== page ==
Day 49 – Berlin/Amsterdam

Polders / Day 49 of 64 / 27 June

Bye bye Berlin, it’s been a blast, but it’s time to head to Amsterdam! I left the hostel at around 7.30am and made my way to Berlin Central Station [Berlin Hauptbahnhof]. I arrived at around 7.45am and hopped aboard my train to Amsterdam (IC 148,, Eurail Pass).

The beauty of a rail pass is in the flexibility it affords you. There’s no anxiety or panic brought on by fears of missing a train. With a rail pass, you can just hop on-board any departing train bound for your destination. And in a rail-friendly region such as Europe, trains to most major destinations often run twice an hour, or more.

The final German station before we enter The Netherlands.

The six-hour ride to Amsterdam was uneventful, and the train arrived at Amsterdam Centraal Station at roughly 3pm. The moment I stepped out of the InterCity train, I was assaulted by the Dutch weather. The comfortable cool of Berlin was replaced by the intense summer heat of Amsterdam. No need for a jacket anymore I suppose.

Intense sunlight bathing the bikes of Amsterdam.

After dealing with the weather, my next task was to get to my hostel (Amsterdam Sarphati Hostel, 101 SGD/night). As you can see, bed prices in Amsterdam are insane, shooting up the moment there’s any small surge in demand. Booking in advance is highly recommended.

Anyway, to get to the hostel, I’d need to board one of Amsterdam’s many trams. Public transport in Amsterdam consists of metro, trams, buses, and ferries. Most forms of public transport can be paid for with the OV-Chipkaart. The card can be purchased and reloaded at ticket machines and at some grocery stores (e.g Albert Heijn, a local chain of supermarkets). Travelling using the card is simple: you “check in” by tapping the card at the reader upon boarding, and you “check out” by tapping the reader upon exiting. Failing to check out means you’ll pay the maximum fare of about 4 EUR, so remember to check out! Failing to check out multiple times might also render your card invalid. The use of the OV-Chipkaart makes Amsterdam’s public transport system one of the easiest to use in Europe, especially when compared with the complicated zone and validation systems of Northern Europe or Berlin.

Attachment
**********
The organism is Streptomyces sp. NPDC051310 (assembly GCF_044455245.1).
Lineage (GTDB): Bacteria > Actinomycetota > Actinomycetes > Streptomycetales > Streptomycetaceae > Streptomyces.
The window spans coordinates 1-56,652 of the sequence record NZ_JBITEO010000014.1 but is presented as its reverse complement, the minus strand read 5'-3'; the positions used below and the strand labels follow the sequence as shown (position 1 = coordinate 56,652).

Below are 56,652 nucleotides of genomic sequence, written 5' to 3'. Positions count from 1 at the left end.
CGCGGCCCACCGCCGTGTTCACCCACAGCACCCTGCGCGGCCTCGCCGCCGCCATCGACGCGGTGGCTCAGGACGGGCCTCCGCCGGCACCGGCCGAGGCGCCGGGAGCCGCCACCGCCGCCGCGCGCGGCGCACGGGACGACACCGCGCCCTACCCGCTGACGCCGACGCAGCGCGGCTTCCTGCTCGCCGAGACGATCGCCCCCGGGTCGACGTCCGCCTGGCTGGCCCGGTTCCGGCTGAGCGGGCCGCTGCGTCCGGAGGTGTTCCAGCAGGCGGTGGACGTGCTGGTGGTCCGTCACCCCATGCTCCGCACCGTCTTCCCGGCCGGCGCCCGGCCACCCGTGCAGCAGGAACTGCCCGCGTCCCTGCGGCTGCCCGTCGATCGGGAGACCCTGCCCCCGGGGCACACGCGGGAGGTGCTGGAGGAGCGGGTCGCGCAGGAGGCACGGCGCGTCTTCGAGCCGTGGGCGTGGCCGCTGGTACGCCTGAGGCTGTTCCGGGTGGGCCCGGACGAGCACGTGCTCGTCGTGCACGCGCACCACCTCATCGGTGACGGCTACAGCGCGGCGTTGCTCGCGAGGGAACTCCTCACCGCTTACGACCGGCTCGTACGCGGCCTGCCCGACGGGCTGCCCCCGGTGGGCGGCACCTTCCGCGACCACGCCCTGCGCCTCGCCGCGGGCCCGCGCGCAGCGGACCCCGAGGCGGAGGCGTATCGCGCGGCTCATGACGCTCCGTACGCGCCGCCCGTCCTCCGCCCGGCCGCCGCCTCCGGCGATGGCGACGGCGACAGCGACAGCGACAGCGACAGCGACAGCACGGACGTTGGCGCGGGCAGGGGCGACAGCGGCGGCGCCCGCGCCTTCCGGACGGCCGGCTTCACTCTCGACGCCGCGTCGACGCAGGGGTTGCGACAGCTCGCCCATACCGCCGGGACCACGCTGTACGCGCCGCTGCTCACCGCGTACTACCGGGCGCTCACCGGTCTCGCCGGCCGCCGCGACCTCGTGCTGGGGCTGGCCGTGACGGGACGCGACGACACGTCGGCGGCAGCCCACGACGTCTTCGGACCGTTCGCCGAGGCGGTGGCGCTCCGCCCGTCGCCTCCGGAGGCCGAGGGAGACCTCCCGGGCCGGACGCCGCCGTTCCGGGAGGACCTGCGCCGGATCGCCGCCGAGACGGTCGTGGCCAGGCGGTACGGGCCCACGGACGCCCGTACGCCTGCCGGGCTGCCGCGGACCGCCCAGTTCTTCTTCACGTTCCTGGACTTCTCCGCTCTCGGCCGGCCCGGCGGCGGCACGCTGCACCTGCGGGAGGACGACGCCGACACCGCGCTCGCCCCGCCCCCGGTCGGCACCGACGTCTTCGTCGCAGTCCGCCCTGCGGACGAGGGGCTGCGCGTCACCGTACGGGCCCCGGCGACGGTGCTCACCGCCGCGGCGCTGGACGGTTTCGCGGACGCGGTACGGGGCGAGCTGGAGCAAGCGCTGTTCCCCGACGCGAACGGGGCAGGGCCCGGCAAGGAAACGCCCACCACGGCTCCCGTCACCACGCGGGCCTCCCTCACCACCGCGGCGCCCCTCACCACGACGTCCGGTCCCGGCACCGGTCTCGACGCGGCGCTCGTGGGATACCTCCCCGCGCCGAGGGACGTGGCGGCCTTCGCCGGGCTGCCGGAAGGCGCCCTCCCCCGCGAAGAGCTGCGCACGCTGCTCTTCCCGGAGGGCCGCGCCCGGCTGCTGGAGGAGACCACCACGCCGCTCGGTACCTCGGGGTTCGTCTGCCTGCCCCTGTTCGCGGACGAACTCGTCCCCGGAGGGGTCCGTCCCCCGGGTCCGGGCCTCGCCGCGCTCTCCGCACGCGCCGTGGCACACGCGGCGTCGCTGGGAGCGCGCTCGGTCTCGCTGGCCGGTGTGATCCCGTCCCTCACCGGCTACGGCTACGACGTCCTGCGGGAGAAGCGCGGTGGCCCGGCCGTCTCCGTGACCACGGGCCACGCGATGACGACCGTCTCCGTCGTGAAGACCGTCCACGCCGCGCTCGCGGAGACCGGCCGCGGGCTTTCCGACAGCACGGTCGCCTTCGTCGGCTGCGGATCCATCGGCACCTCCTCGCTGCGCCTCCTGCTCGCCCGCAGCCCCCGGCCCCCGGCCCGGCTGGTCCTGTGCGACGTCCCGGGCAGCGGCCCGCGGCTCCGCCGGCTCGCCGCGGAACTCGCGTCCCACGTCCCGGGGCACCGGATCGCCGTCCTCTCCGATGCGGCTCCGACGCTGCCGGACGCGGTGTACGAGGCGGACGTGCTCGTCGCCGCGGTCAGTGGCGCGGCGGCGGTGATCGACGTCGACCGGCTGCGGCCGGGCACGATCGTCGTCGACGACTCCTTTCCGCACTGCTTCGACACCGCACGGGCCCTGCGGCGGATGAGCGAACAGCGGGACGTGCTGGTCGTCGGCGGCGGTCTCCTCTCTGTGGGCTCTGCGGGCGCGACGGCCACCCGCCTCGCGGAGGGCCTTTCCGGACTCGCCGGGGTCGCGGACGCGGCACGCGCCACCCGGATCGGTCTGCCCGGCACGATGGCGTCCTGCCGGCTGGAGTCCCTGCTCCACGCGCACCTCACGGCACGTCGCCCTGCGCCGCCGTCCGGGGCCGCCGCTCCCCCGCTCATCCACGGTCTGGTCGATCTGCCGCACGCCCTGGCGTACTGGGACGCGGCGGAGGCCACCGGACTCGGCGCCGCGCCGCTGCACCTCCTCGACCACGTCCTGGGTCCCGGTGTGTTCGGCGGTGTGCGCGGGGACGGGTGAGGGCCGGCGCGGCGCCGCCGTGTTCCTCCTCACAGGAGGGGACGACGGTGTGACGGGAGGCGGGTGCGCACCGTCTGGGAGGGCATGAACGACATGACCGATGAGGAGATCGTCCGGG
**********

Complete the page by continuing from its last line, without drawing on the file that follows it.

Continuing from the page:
Amsterdam’s public transport vehicles, as is the case in the rest of Europe, usually don’t have air-conditioning. Even when they do, they don’t do a very good job of combating the heat and stuffy air. So yes, this photo was HOT.

I arrived at my hostel around 4pm, and I got some meatballs from the nearby supermarket before retiring for the day.

– Ryan

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